Additive effects of climate change and human hunting explain population decline and extinction in cave bears
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Cave bears (Ursus spelaeus ) are an iconic component of the European late Quaternary Ice Age megafauna. Recent demographic analyses based on cave bear mtDNA sequences and refined radiocarbon dating indicate that cave bear population size and genetic diversity started to decline some 50 kilo years ago (kya). Hence, neither the coldest phase of the last glaciation (started some 24 kya), nor the colonization of Europe by Palaeolithic hunters (started some 45 kya) coincides with the beginning of population decline. Here, we reconstructed cave bear climatic niche evolution through time. Then, we performed spatially explicit population viability analyses to assess cave bear demographics through time in response to climatic changes, human effects on bear survival and their combination. We found that climate change was responsible for a 10‐fold decrease in cave bear population size after 40 kya. However, climate change on its own could not explain U. spelaeus extinction at 24 kya. Additional negative effects consistent with human population expansion are required to explain both U. spelaeus ' retreat from eastern Europe since 40 kya and its final extinction.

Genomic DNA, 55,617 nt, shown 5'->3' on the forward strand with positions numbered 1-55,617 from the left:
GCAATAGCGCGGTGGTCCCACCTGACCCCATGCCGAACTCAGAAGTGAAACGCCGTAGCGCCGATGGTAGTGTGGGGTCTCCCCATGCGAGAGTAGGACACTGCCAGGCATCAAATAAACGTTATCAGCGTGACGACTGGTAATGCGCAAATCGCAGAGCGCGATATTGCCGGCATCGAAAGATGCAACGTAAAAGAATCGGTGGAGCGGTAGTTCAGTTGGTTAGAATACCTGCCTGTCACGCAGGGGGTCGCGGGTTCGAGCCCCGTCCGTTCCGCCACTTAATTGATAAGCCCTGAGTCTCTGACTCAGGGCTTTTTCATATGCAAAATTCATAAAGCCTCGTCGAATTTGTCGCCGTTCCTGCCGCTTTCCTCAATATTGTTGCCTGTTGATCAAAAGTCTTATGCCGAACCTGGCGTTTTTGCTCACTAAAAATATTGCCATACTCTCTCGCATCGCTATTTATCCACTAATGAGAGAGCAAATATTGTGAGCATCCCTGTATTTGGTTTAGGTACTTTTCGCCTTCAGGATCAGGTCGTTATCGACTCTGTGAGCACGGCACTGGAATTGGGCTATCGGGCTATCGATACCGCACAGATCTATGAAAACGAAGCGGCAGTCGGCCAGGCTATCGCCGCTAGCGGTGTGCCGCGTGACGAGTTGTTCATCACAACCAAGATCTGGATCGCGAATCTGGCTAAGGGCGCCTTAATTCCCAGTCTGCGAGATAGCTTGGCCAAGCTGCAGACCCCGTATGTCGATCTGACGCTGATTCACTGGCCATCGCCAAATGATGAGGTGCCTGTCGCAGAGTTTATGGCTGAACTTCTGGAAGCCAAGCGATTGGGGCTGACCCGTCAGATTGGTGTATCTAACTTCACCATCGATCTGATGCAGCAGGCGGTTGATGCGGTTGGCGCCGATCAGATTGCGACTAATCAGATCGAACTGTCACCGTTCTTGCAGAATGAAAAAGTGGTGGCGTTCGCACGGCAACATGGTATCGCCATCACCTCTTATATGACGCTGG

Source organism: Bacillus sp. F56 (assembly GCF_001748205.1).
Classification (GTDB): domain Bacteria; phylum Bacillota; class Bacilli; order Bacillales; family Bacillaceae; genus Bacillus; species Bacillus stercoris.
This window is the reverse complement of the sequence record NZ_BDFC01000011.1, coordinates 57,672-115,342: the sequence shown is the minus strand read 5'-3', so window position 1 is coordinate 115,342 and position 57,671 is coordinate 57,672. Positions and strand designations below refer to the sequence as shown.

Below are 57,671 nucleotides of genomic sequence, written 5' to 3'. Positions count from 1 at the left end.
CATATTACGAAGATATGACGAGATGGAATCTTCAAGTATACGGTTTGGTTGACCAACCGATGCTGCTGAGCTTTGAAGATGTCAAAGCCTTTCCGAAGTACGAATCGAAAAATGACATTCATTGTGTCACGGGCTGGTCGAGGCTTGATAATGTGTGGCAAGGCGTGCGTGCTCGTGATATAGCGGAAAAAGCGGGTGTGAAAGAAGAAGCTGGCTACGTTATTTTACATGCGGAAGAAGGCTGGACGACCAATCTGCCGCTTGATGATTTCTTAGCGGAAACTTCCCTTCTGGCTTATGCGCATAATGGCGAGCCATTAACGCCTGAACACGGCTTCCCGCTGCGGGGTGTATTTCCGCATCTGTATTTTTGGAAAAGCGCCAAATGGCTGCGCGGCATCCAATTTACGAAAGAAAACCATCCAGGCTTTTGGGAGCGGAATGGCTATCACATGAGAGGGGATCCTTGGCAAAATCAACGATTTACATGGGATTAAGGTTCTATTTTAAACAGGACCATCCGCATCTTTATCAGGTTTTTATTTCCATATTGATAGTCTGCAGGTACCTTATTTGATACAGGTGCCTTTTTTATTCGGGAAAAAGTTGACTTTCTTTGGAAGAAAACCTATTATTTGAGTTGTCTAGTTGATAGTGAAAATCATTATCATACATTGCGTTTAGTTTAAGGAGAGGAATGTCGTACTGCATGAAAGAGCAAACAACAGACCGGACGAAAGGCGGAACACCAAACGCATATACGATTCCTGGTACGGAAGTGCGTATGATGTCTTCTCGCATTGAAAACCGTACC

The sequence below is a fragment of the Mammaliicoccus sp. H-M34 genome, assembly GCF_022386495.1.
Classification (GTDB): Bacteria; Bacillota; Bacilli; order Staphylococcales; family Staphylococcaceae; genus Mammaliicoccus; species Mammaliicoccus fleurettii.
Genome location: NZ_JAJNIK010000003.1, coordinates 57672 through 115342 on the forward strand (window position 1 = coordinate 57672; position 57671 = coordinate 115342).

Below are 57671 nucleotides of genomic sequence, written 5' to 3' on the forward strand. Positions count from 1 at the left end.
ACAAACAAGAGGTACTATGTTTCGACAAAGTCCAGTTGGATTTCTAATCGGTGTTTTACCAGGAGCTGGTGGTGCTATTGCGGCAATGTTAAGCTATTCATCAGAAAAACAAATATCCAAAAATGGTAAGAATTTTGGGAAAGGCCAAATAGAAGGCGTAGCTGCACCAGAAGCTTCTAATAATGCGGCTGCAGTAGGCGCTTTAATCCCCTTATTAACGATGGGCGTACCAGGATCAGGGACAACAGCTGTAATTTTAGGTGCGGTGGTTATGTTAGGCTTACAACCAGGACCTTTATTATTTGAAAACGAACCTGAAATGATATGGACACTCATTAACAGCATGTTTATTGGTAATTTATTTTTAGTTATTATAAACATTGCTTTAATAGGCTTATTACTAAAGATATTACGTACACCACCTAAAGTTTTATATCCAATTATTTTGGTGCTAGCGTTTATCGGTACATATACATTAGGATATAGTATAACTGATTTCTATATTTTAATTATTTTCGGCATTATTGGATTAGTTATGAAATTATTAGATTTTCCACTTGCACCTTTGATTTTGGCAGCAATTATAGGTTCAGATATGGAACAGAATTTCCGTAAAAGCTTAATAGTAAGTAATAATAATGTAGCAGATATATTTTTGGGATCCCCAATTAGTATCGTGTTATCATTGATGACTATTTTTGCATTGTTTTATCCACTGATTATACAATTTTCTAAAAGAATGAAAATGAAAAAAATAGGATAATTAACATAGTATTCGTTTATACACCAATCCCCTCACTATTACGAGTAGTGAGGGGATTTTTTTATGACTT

Additive Effects, Climate Change, Human Hunting, Population Decline, Extinction, Cave Bears, Ursus Spelaeus
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Mondanaro, Alessandro; Di Febbraro, Mirko; Melchionna, Marina; Carotenuto, Francesco; Castiglione, Silvia; Serio, Carmela; Danisi, Simone; Rook, Lorenzo; Diniz-Filho, Jose Alexandre F.; and Raia, Pasquale, "Additive effects of climate change and human hunting explain population decline and extinction in cave bears" (2019). KIP Articles. 127.